In the continuing legal fallout among underworld peer-to-peer music services, popular file-sharing site WinMX.com ceased operating and the New York office of eDonkey.com appeared to be closed, industr
(Reuters) -- In the continuing legal fallout among underworld peer-to-peer music services, popular file-sharing site WinMX.com ceased operating and the New York office of eDonkey.com appeared to be closed, industry sources and users said Sept. 21.
The turmoil among file-sharing networks follows the landmark ruling by the U.S. Supreme Court in June that held anyone who induces copyright infringement is liable for the resulting acts of infringement by others.
The Recording Industry Assn. of America sent out "cease-and-desist" letters to seven file-sharing groups during the week of Sept. 12. A spokeswoman for the RIAA declined to name the targets. But BearShare, eDonkey and WinMX were reportedly among the targets.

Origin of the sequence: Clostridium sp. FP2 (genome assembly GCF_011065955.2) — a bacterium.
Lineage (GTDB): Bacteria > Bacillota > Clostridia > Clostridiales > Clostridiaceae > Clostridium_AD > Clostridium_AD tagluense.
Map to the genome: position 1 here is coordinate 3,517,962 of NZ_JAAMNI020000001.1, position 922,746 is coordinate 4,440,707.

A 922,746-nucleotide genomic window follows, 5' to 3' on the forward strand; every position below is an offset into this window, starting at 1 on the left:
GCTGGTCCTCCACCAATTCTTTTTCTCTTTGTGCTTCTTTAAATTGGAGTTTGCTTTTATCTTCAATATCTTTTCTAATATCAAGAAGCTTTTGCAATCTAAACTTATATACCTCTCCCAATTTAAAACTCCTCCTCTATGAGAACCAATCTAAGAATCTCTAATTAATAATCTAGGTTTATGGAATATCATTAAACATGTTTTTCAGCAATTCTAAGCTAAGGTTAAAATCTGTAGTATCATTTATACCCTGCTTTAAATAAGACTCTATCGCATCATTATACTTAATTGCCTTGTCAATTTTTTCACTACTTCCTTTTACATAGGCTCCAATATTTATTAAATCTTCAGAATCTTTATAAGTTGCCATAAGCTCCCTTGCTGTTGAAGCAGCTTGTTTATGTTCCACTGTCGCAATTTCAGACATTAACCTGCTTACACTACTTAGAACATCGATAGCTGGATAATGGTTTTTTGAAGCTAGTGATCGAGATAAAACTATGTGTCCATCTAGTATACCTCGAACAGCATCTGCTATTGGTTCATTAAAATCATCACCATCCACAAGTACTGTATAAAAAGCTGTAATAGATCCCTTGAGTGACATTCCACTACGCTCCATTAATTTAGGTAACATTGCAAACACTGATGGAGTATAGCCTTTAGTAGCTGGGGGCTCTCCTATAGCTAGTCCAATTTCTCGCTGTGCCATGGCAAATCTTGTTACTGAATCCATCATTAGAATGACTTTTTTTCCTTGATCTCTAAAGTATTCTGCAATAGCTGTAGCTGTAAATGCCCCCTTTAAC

"There's certainly a a big realignment of networks going on after the RIAA letters. Everyone is going to see a fallout since the ruling is making it tough for these companies to exist," said Marc Morgenstern, VP for Loudeye, during the Digital Hollywood conference in Santa Monica, Calif.
An eDonkey executive with a Boston phone number was not immediately available to comment. Industry sources said the phone in the New York office had been disconnected.
A spokesman for Frontcode Technologies, developers of the WinMX application, could not be located to comment.
Users in both Europe and North America complained that the WinMX site was unavailable throughout the day Sept. 21. Free Peers Inc., backers of BearShare, did not respond to attempts to contact them via e-mail.
The latest developments come on the heels of a pending deal in which file-sharing service Grokster is set to be acquired by Mashboxx, a new company formed with the intent of establishing a legal peer-to-peer music company, sources familiar with the matter said.
A spokesman for Mashboxx, formed by former Grokster President Wayne Rosso and other partners, declined comment.
Michael Page, a lawyer for Grokster, also declined to comment.
The Rosso spokesman declined to comment on the talks with Grokster but said he expects the Mashboxx service to launch in the next few months.
The sources familiar with the matter said the pending deal with Mashboxx helped pave the way for settlement discussions between Grokster and the major record labels.